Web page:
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Egypt Update: Sinai in Crisis

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The ousting of Mohamed Morsi on 4 July has caused violent conflicts across Egypt. On 16 July, clashes in Cairo resulted in seven dead and 261 wounded. Leaders of Morsi’s party, the Muslim Brotherhood, have called for a “million-man” demonstration in Cairo on 19 July; it is likely that the march will lead to more hostility. However, some analysts believe that the demonstrations are a diversion.

While protesters are in the streets, anti-government factions appear to be preparing for further violence and the conduct of terrorist activity. Salafist militants in the Sinai, reportedly receiving assistance from Hamas, have already conducted several coordinated attacks in the northern part of the peninsula, and may be intent upon bringing the chaos into mainland Egypt.

Counterfeit Military Uniforms

On 16 July, Egyptian security forces seized a shipment of counterfeit Egyptian uniforms and other equipment worth over a million Egyptian pounds from two tankers at the Ain Sukhna Port in the Suez governate. An unnamed source disclosed that the impounded items were to be used in terrorist attacks within Cairo or in other governorates.

This occurrence marks the fourth discovery of counterfeit uniforms in 2013. In March, Egyptian forces raided a counterfeit military uniform workshop north of Cairo, and also found 10,000 items of military-style clothing with an Egyptian businessman on his way to Benghazi. In another case, 25 tonnes of material, similar to that worn by Egyptian soldiers, was seized from a Chinese shipment to Alexandria.

The seizures have been linked with reports that Hamas is using the material to make counterfeit military uniforms. Hamas has been particularly angered by the removal of Morsi, as they had hoped the Islamist-backed party would provided diplomatic and financial support in its struggle with Israel.  However, Hamas has met with growing opposition as the Egyptian media reports that Hamas fighters were and are being smuggled into Egypt to restore and entrench the rule of the Muslim Brotherhood.  Hamas denies both claims; however, the Egyptian government remains concerned that any group with the ability to impersonate Egyptian military personnel could cause problems within the nation.

Militant Movement in Sinai

Following the removal of Mubarak in 2011, North Sinai became a hotbed for violent activity. Security forces abandoned the area for several months, leaving militants and smugglers to take advantage of tunnels and above ground systems to enter the region and hide out in secluded caves and mountains.

Despite the return of Egyptian security forces, the vast, predominantly desert area is still under-policed. The sparseness of officers, many of whom are unfamiliar with the region, provides militants with secluded operational space from which to carry out extremist plots. Since Morsi’s removal from office, two Salafi-Jihadist groups have announced their presence in North Sinai, and have taken responsibility for violence in the region: Ansar al-Shari’a in the Land of Kinaanah (Egypt) announced their existence on 5 July, vowing to respond to the “war against Islam in Egypt.” On 6 July, a group called al-Salafiya al-Jihadiyah fi’l-Sinai condemned the military for allegedly firing on demonstrators in al-Arish, and called for the “comprehensive and immediate application of Islamic law,” telling Egyptians to abandon the concept of democracy and resist “the enemies of Islam in Egypt.”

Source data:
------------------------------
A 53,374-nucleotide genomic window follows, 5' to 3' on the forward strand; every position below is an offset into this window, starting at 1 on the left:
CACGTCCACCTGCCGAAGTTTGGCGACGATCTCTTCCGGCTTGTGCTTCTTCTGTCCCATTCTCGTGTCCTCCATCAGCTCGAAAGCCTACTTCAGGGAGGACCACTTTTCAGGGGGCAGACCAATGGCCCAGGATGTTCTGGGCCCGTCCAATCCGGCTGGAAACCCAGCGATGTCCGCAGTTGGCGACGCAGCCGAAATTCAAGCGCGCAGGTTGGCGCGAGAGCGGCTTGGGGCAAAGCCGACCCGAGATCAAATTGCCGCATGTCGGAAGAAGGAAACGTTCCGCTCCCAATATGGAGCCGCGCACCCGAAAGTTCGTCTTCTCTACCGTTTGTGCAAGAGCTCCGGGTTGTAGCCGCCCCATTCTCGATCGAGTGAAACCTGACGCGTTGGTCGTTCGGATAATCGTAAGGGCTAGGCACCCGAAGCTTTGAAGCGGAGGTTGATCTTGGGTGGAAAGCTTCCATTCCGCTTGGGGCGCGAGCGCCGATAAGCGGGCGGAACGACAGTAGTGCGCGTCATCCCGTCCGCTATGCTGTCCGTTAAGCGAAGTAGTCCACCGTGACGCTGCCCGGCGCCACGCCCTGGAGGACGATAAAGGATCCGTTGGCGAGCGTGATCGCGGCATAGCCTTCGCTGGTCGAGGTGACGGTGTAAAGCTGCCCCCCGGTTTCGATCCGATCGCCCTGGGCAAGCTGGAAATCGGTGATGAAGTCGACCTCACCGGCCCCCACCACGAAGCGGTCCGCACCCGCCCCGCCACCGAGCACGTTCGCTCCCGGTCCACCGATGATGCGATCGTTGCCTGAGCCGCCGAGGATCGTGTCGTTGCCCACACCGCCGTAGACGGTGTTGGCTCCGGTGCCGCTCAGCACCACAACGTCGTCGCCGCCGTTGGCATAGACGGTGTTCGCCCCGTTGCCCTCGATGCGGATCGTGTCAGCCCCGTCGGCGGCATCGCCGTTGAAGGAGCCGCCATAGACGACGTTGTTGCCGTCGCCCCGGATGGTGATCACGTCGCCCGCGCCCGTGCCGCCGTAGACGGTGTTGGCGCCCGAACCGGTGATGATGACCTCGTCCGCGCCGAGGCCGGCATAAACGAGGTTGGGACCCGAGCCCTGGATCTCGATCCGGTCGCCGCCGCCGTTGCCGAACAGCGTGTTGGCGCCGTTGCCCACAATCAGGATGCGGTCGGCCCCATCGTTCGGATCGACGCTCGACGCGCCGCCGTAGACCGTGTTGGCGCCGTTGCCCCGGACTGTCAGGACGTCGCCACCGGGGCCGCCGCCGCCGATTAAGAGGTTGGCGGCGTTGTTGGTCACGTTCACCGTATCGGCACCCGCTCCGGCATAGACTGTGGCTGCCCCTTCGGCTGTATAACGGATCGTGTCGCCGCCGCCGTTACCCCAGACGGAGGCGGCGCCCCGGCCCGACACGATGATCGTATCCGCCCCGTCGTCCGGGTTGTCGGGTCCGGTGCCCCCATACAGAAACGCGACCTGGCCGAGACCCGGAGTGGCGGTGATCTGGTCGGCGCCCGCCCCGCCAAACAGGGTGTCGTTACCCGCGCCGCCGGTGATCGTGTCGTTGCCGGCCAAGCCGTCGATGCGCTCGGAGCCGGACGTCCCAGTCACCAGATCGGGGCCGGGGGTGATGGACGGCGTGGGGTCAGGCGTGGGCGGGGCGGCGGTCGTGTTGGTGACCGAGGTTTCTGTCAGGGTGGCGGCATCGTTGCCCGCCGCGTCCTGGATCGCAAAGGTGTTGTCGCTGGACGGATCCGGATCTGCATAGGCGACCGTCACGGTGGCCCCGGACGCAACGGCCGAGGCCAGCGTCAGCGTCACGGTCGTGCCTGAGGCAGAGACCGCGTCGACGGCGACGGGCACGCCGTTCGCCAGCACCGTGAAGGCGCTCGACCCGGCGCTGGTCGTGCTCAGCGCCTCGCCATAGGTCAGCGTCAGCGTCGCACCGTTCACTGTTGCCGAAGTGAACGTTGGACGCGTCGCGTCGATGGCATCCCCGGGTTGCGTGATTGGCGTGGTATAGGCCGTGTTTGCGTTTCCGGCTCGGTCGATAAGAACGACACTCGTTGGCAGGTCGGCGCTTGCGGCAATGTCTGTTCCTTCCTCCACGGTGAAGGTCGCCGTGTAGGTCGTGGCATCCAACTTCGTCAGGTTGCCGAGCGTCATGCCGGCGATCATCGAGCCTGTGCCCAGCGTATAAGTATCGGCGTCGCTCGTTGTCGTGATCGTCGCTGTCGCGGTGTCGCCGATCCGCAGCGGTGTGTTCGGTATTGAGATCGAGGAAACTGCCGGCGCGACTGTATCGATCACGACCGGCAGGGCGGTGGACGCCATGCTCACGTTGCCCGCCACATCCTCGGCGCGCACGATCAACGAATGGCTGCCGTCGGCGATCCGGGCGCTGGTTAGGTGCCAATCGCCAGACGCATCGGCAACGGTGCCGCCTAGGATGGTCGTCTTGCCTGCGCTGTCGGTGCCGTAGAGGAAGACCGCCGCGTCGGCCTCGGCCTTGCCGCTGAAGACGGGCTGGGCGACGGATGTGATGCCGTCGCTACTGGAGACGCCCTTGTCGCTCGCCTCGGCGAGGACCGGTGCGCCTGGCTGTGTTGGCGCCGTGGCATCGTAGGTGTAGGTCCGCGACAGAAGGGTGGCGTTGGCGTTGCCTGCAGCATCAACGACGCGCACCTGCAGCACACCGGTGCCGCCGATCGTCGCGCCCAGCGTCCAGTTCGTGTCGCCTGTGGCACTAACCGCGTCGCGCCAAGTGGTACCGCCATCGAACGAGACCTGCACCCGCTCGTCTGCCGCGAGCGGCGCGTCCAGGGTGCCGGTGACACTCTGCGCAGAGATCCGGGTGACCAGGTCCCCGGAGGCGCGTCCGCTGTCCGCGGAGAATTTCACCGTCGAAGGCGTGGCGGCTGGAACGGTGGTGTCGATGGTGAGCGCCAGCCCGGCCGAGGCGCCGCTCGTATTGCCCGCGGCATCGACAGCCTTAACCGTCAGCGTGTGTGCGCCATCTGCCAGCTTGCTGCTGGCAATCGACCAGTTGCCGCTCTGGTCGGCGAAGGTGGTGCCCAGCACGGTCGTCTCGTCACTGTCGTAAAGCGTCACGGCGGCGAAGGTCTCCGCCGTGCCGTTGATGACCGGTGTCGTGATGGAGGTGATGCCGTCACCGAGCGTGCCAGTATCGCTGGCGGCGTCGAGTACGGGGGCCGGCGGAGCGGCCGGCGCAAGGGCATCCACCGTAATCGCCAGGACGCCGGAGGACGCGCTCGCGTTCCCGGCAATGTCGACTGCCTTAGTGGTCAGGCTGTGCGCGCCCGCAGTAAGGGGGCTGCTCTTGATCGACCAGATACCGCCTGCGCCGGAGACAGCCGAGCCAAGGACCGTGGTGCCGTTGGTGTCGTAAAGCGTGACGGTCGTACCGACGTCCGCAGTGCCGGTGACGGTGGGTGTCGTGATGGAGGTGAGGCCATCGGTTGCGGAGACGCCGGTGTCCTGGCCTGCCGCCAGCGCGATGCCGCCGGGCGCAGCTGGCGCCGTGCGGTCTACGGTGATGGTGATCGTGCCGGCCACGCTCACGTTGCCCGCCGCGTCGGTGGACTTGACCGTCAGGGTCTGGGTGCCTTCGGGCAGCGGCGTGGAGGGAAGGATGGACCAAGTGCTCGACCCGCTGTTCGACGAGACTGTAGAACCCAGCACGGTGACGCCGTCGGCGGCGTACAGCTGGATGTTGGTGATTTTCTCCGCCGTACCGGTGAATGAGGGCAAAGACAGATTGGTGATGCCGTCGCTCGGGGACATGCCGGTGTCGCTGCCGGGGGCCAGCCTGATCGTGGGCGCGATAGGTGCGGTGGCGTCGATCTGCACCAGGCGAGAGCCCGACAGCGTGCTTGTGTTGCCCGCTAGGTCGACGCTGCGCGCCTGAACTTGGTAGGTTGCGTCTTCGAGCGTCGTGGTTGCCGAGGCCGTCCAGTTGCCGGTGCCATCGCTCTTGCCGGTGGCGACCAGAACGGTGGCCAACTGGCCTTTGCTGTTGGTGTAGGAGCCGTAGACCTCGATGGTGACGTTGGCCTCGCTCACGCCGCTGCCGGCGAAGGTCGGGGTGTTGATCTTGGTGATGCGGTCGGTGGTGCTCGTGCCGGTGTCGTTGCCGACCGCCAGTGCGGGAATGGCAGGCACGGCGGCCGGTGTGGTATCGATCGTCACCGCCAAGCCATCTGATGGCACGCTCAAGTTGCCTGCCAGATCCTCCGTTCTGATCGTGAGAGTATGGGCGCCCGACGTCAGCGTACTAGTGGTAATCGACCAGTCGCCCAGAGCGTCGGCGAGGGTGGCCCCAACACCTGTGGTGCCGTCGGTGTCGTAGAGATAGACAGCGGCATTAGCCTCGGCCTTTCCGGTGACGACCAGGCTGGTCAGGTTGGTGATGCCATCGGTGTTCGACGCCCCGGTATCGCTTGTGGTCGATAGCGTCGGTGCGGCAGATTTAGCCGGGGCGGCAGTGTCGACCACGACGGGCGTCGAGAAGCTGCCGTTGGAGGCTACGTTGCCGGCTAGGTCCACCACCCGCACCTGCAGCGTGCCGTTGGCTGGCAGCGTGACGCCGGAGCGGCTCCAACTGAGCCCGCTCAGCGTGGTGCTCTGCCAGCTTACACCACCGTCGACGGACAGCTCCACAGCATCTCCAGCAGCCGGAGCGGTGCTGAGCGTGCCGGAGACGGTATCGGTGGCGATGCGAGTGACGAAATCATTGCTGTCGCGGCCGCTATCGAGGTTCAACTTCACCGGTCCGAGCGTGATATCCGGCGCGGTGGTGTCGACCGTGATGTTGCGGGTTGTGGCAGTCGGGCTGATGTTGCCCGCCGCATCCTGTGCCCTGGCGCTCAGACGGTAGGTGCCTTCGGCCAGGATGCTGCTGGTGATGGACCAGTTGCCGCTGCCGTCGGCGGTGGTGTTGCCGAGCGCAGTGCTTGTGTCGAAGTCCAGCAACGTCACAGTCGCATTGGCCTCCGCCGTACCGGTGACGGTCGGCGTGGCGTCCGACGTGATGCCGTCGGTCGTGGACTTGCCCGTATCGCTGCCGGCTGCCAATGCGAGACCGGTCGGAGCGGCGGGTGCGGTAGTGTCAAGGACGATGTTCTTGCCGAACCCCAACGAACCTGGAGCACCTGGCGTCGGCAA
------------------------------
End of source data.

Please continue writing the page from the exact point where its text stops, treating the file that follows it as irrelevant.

On 8 July, Dr. Muhammad Beltagy, a senior leader in the Muslim Brotherhood, stated that the MB is not responsible for the upsurge of violence in the Sinai, but that the attacks will stop when Defence Minister, General al-Sisi, withdraws the coup and restores Morsi to office. While this statement sparked rumours of MB responsibility for growing violence in the region, the MB as an entity has in fact made little headway in the Sinai. According to prominent North Sinai activist Mos’ad Abu Fajr, individuals associated with Hamas and their military wing, the Izz al-Din al-Qassam Brigades, have been aiding the violence in the Sinai through funds provided by one man, Khayrat al Shater, the deputy leader of Egypt’s Muslim Brotherhood, who is now imprisoned.

Violence in North Sinai

Following Morsi’s removal, hard-line militants have mounted daily attacks against Egyptian security forces in the region. The strikes have increased in intensity and boldness, and show greater coordination and planning. Since the removal of Morsi, the following events have occurred in the Sinai:

  • 4 July: Gunmen send rocket propelled grenades toward army checkpoints at al-Arish airport.
  • 4 July: Gunmen attack an army checkpoint on a road south of al-Arish.
  • 4 July:  Police stations and a military intelligence headquarters in Rafah attacked, killing one soldier and wounding two, as Egyptian Army closes over 40 major smuggling tunnels along the Gaza border, and closing the Rafah border itself.
  • 5 July: Egyptian border guard killed in a gunfight at Ghornata checkpoint, another wounded hours later.